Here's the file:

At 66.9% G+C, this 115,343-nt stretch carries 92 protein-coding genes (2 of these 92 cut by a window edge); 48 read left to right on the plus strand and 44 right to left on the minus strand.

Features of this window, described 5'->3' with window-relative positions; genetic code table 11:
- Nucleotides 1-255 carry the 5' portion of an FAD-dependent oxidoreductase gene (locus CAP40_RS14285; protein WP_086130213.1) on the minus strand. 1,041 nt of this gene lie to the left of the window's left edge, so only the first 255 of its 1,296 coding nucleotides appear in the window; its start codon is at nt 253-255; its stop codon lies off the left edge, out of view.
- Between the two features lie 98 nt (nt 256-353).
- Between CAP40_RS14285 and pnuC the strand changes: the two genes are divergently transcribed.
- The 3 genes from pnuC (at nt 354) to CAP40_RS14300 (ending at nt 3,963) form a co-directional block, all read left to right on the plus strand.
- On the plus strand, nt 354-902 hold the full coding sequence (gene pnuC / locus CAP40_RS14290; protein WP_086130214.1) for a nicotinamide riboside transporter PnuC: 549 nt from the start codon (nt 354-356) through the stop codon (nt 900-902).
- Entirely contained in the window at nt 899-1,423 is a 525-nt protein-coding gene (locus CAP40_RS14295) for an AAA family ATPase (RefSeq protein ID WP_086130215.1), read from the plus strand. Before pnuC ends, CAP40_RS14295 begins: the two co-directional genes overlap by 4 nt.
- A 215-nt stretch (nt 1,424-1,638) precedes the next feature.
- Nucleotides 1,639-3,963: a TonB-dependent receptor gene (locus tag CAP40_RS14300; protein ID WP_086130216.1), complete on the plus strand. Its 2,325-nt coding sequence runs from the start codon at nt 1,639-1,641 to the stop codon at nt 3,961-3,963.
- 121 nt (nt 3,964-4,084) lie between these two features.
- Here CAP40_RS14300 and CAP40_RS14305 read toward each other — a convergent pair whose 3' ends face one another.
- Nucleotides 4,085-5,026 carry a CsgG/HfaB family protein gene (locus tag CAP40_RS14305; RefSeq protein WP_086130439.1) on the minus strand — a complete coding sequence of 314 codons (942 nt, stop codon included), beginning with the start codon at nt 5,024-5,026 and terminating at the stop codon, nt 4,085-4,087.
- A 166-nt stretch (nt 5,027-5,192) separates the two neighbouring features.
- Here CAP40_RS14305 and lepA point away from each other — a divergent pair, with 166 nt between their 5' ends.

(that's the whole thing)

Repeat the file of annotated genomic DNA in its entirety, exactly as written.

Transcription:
At 66.9% G+C, this 115,343-nt stretch carries 92 protein-coding genes (2 of these 92 cut by a window edge); 48 read left to right on the plus strand and 44 right to left on the minus strand.

Features of this window, described 5'->3' with window-relative positions; genetic code table 11:
- Nucleotides 1-255 carry the 5' portion of an FAD-dependent oxidoreductase gene (locus CAP40_RS14285; protein WP_086130213.1) on the minus strand. 1,041 nt of this gene lie to the left of the window's left edge, so only the first 255 of its 1,296 coding nucleotides appear in the window; its start codon is at nt 253-255; its stop codon lies off the left edge, out of view.
- Between the two features lie 98 nt (nt 256-353).
- Between CAP40_RS14285 and pnuC the strand changes: the two genes are divergently transcribed.
- The 3 genes from pnuC (at nt 354) to CAP40_RS14300 (ending at nt 3,963) form a co-directional block, all read left to right on the plus strand.
- On the plus strand, nt 354-902 hold the full coding sequence (gene pnuC / locus CAP40_RS14290; protein WP_086130214.1) for a nicotinamide riboside transporter PnuC: 549 nt from the start codon (nt 354-356) through the stop codon (nt 900-902).
- Entirely contained in the window at nt 899-1,423 is a 525-nt protein-coding gene (locus CAP40_RS14295) for an AAA family ATPase (RefSeq protein ID WP_086130215.1), read from the plus strand. Before pnuC ends, CAP40_RS14295 begins: the two co-directional genes overlap by 4 nt.
- A 215-nt stretch (nt 1,424-1,638) precedes the next feature.
- Nucleotides 1,639-3,963: a TonB-dependent receptor gene (locus tag CAP40_RS14300; protein ID WP_086130216.1), complete on the plus strand. Its 2,325-nt coding sequence runs from the start codon at nt 1,639-1,641 to the stop codon at nt 3,961-3,963.
- 121 nt (nt 3,964-4,084) lie between these two features.
- Here CAP40_RS14300 and CAP40_RS14305 read toward each other — a convergent pair whose 3' ends face one another.
- Nucleotides 4,085-5,026 carry a CsgG/HfaB family protein gene (locus tag CAP40_RS14305; RefSeq protein WP_086130439.1) on the minus strand — a complete coding sequence of 314 codons (942 nt, stop codon included), beginning with the start codon at nt 5,024-5,026 and terminating at the stop codon, nt 4,085-4,087.
- A 166-nt stretch (nt 5,027-5,192) separates the two neighbouring features.
- Here CAP40_RS14305 and lepA point away from each other — a divergent pair, with 166 nt between their 5' ends.